How did you get involved in international arbitration?

I first became involved in international arbitration because a UK domiciled client was locked into a contractual dispute with an overseas counterparty. The contract was governed by English law and the parties had agreed through an express term in the contract to resolve all disputes through mandatory arbitration. The seat of the arbitration was London and the parties had further agreed that they would engage through the London Court of International Arbitration (LCIA). Since then, we have worked on numerous disputes with cross border and global commerce elements which were well suited to being driven through international arbitration.

What differentiates international arbitration from the other forms of dispute resolution?

When comparing international arbitration with some national courts, we have found that the key attributes of arbitration can include; expertise of the arbitrator, speed, privacy and ease of enforcement (where parties to the dispute are in a jurisdiction signed up to the New York Convention).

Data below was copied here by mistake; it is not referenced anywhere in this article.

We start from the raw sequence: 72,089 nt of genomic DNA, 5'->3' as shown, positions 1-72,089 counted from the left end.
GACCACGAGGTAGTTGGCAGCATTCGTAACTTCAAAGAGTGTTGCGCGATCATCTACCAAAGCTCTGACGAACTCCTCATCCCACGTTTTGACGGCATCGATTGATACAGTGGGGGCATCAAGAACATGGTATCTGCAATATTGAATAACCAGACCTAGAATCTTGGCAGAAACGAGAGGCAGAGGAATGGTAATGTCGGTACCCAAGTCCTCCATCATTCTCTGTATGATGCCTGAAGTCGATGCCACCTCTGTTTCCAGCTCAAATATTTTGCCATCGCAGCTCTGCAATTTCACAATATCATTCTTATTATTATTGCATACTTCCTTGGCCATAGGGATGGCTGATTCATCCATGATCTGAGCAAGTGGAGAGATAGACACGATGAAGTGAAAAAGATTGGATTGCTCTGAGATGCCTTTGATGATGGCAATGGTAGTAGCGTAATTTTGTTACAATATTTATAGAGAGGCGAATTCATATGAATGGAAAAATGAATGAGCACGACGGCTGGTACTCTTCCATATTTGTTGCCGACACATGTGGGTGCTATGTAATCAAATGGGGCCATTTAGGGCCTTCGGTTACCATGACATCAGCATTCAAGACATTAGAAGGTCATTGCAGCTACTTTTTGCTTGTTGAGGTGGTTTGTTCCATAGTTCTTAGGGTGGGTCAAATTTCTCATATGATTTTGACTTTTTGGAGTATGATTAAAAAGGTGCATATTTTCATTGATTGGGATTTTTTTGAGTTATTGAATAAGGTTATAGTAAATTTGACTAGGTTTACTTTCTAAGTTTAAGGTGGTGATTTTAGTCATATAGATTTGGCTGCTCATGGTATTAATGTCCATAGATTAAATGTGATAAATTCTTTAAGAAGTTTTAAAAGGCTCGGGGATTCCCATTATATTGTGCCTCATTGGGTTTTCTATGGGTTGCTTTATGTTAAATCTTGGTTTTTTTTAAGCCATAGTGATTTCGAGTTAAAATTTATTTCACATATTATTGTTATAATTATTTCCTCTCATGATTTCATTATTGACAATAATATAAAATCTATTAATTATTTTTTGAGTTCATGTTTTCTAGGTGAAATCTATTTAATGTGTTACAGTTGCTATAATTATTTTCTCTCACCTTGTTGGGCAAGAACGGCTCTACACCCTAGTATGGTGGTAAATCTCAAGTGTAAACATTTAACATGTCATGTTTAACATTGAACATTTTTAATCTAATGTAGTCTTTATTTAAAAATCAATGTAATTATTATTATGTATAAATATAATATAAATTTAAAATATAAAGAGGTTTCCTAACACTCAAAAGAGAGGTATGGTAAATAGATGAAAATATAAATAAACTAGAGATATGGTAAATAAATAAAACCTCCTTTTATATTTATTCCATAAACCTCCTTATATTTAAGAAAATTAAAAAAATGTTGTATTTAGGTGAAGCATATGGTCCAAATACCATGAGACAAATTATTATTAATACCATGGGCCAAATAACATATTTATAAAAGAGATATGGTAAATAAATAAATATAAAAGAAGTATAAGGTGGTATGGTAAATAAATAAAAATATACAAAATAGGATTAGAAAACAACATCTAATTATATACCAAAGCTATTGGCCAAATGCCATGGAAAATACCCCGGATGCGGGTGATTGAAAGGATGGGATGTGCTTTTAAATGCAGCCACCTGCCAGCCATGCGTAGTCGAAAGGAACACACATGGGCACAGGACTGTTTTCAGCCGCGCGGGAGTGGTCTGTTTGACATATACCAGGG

Describe your most memorable experience in international arbitration? (Whether it be satisfying or challenging)

My most memorable experience in international arbitration arose out of a dispute with an African counterparty where the efficiency of the process ensured that there was a quick and cost-effective resolution within the client's budget expectation. It was a great advert for arbitration over litigation which could have taken years to determine through national courts.

What's your best piece of advice for clients when it comes to international arbitration?

Agree early with business stakeholders and the legal team on the strategy that will best fit the client's parameters for resolution and/or settlement. This will include having a clear understanding on process, duration, cost and whether the desired commercial outcome is likely to be achievable.

Name your top tip for when doing international arbitration

Treat the process like any other commercial project with an eye on key milestones and with opportunities to review whether the dispute strategy is working. In any commercial dispute, there will be pinch points at which clients will have to understand where they are on firm ground and where they may have an achilles heel. The analysis of risk is an ongoing process for the client and legal team involved in managing the dispute.

Contributor

Stephen Goldie

Head of Litigation & Partner